I realize that each of us is dealt a unique hand of tastes and aptitudes, but are personal genomics and behavioral genetics responsible for what we decide to collect, or is it a product of our respective cultures? Maybe it’s just a part of the human condition. It’s quite possible that it has something to do with who we are, not just the age-related changes in testosterone levels. It’s an old saw that old people and young people have a natural rivalry, like cats and dogs, but we are not of the mind to accept the view of George Chapman, a 16th century English dramatist, translator and poet: “Young Men think old men are fools; but old men know young men are fools.” We old-timers, by definition, are of an earlier generation, perhaps having had parents or grandparents that immigrated to the United States, and we were exposed to a different cultural upbringing. My circle of American pipe-collector friends—and I know I am generalizing—consists mostly of those with European-sounding last names; some are first-generation Americans (I am), and others were born elsewhere, having come to America as children, teenagers or adults. I may be on terra incognita with this observation, but I am unable to come up with another, better conclusion, yet this can’t be the only answer; it’s too simplistic, so I have given further thought to this matter of “us” versus “them.”

In the previous three centuries, as I recollect, those who collected antique pipes were from various walks of life, they all collected interesting smokable specimens, and they stuck with it for most of their adult lives. Among the most prominent in the 18th and19th centuries were William Bragge, Pierre Lorillard (of Lorillard Tobacco fame), the Duc de Richelieu (Armand-Emmanuel du Plessis), the Duke of Sussex (Prince Augustus Frederick), Andrew Jackson (Old Hickory), the Iron Chancellor (Otto Eduard Leopold von Bismarck), Emperor Franz Josef I of Austria and Baron Oscar De Watteville, and in the 20th century, Baroness Alice de Rothschild, Alfred Dunhill and the notorious King Farouk. There were others with much less name recognition in the last 100 or so years—Prince Elim Metchersky, János Blaskovich, Adolf Haegeli, Irnák Osskó, Thornton Wills, Erik Stokkebye, Jacques Schmied, Jean-Marie Alberto Paronelli, Carlo Savinelli, Tony Irving, J. Trevor Barton, Henry Pace, James Lee Dick, John F. H. Heide, George Ellis Gary, among them, now all gone—but how old were they when they began to take an interest in pipes? I haven’t a clue.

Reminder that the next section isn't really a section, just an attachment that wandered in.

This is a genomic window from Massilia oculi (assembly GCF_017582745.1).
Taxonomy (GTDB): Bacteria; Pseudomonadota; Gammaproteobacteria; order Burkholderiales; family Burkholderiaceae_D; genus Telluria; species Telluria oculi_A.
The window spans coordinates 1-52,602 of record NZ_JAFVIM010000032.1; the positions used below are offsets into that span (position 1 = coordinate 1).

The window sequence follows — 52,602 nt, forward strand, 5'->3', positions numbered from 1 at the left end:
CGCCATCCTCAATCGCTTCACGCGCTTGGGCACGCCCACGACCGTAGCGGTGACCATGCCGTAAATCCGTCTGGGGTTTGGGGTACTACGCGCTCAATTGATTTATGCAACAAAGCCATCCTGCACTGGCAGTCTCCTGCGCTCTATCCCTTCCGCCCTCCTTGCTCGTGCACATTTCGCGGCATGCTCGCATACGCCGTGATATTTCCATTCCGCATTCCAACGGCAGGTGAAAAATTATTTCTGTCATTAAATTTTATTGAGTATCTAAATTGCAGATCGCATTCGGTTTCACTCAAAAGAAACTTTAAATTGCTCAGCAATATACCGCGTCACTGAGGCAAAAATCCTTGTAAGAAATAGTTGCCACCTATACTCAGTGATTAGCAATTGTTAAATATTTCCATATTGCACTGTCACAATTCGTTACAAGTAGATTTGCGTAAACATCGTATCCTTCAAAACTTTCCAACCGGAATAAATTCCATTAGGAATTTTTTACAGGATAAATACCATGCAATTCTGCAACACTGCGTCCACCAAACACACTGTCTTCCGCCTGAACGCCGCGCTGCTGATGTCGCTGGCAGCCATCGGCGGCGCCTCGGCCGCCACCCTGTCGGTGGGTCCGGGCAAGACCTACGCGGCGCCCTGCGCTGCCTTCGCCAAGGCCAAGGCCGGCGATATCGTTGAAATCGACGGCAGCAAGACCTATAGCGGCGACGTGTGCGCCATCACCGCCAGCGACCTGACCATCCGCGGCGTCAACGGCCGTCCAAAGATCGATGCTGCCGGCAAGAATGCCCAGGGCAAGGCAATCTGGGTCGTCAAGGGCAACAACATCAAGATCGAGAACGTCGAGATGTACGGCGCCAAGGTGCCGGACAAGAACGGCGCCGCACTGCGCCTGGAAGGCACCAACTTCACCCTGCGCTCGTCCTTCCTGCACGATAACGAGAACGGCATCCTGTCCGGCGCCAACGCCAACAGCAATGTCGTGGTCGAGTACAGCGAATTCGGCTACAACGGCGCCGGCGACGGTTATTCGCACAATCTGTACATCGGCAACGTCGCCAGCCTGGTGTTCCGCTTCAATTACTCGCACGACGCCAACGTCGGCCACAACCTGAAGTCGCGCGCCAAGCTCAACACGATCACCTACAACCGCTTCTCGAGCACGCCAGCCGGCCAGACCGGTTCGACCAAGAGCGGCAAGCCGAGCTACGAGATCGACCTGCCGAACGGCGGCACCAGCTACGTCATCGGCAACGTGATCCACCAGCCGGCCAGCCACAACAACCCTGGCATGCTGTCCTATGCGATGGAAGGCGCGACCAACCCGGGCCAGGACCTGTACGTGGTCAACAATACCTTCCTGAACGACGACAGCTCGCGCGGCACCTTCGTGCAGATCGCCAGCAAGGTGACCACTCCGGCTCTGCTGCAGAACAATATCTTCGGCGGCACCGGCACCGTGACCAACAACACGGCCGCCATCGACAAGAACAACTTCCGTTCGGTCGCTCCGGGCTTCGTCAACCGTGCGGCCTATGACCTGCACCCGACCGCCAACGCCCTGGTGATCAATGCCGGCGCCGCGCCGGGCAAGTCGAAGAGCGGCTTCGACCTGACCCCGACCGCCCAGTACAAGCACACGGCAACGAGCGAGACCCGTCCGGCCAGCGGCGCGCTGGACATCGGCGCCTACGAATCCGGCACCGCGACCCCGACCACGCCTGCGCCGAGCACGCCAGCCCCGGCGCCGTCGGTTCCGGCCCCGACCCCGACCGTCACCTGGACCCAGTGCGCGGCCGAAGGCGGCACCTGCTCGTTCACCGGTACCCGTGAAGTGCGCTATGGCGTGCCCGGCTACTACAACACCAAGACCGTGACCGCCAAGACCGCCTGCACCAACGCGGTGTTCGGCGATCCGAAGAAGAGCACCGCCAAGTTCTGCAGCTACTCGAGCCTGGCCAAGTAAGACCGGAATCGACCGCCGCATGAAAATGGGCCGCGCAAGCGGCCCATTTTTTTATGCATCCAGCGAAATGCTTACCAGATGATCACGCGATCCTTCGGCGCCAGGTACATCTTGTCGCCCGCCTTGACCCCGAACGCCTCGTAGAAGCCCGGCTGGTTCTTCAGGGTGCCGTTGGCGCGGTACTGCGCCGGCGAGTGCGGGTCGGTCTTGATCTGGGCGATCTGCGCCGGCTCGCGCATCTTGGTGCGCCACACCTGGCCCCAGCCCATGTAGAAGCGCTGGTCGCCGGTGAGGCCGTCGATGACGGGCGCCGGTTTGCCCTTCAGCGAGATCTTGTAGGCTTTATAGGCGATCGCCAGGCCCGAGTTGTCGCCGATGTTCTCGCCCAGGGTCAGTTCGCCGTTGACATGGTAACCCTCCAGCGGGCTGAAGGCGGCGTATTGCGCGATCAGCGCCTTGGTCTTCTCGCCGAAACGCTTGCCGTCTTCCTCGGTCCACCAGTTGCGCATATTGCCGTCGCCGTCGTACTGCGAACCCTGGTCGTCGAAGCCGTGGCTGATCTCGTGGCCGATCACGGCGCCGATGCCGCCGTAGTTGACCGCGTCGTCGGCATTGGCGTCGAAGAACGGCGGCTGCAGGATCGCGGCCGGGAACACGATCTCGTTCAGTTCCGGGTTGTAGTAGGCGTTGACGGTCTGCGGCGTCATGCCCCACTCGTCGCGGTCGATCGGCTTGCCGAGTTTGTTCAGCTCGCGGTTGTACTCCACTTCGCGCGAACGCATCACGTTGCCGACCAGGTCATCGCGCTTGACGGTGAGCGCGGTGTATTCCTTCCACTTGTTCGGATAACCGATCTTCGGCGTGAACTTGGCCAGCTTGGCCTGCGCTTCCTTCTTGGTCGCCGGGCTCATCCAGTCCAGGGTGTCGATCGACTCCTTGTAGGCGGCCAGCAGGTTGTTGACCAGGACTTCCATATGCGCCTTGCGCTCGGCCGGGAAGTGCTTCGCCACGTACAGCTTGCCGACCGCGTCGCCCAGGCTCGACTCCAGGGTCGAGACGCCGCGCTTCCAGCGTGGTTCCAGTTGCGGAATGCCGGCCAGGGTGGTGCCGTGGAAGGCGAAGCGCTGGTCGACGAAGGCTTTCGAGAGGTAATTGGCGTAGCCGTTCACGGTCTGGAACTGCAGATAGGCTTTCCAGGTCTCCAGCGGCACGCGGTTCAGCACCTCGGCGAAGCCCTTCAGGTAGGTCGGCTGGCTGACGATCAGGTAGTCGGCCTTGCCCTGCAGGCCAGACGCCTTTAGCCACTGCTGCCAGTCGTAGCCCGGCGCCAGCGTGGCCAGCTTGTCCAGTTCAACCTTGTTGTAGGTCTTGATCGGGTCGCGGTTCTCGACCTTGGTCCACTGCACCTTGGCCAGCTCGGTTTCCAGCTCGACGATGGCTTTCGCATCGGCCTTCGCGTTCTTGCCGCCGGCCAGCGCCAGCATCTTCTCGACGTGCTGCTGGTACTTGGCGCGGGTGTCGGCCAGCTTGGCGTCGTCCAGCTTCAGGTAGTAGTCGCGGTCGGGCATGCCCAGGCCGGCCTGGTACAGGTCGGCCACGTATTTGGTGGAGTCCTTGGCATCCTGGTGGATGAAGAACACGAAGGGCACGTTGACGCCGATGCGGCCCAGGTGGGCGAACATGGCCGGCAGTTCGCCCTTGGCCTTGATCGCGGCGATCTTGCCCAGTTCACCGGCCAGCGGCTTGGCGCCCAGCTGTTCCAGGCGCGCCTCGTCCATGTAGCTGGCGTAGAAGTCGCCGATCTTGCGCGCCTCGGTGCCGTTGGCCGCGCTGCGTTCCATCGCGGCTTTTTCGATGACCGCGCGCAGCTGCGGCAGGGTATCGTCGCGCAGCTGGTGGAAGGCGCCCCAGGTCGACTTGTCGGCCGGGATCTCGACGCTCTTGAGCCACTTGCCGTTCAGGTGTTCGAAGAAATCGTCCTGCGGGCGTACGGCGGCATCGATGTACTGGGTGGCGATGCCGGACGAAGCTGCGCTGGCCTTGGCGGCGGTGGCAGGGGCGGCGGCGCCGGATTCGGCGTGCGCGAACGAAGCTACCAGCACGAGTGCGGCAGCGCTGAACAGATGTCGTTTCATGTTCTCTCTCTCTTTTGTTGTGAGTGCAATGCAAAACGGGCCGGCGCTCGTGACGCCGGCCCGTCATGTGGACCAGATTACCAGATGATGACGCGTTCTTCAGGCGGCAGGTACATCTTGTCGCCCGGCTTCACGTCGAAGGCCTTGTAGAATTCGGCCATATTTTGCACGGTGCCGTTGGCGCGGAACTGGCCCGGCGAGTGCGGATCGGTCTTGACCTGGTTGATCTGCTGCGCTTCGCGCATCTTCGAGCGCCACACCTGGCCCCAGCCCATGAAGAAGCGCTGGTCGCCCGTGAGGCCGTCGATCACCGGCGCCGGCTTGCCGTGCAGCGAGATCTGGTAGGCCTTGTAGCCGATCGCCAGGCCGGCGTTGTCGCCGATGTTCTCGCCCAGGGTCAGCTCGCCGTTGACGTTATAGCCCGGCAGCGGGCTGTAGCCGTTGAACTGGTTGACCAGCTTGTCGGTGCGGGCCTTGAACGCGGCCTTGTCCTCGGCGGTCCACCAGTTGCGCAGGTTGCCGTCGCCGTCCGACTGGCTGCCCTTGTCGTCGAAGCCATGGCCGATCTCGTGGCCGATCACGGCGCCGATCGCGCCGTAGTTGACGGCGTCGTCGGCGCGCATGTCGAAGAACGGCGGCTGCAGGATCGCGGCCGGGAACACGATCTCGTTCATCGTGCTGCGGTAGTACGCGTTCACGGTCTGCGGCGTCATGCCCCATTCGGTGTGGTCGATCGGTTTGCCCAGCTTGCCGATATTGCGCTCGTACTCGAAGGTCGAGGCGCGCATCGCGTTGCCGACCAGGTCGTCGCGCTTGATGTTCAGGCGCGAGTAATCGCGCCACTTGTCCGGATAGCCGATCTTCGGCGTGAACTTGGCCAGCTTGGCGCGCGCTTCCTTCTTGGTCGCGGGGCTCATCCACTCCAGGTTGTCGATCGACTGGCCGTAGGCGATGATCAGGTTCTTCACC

Throughout the years, the press has given occasional honorable mention to antique pipe collectors. In The New York Times, Nov. 25, 1894, appeared the following feature article: “Fads of Pipe Collectors. Thousands of Dollars Paid for Rare and Beautiful Specimens. Collections of Well-Known Men. Prominent Citizens of New-York Who Have Valuable Meerschaums.” In the July 12, 1936, issue, another feature article appeared: “Rare Pipes As A Hobby; America, Tobacco’s Home, Affords a Wide Field for Collectors.” In this century, here’s an article, the March 11, 2001 issue of the Miami Herald: “Pipe’s Appeal as Collectible Goes Back for Centuries.” Here’s another: “Smoke Signals: Pipe Collecting Back in Vogue; Seen & Noted,” Crain’s Chicago Business, April 30, 2007. Most all the collectors interviewed or mentioned in these articles were oldsters.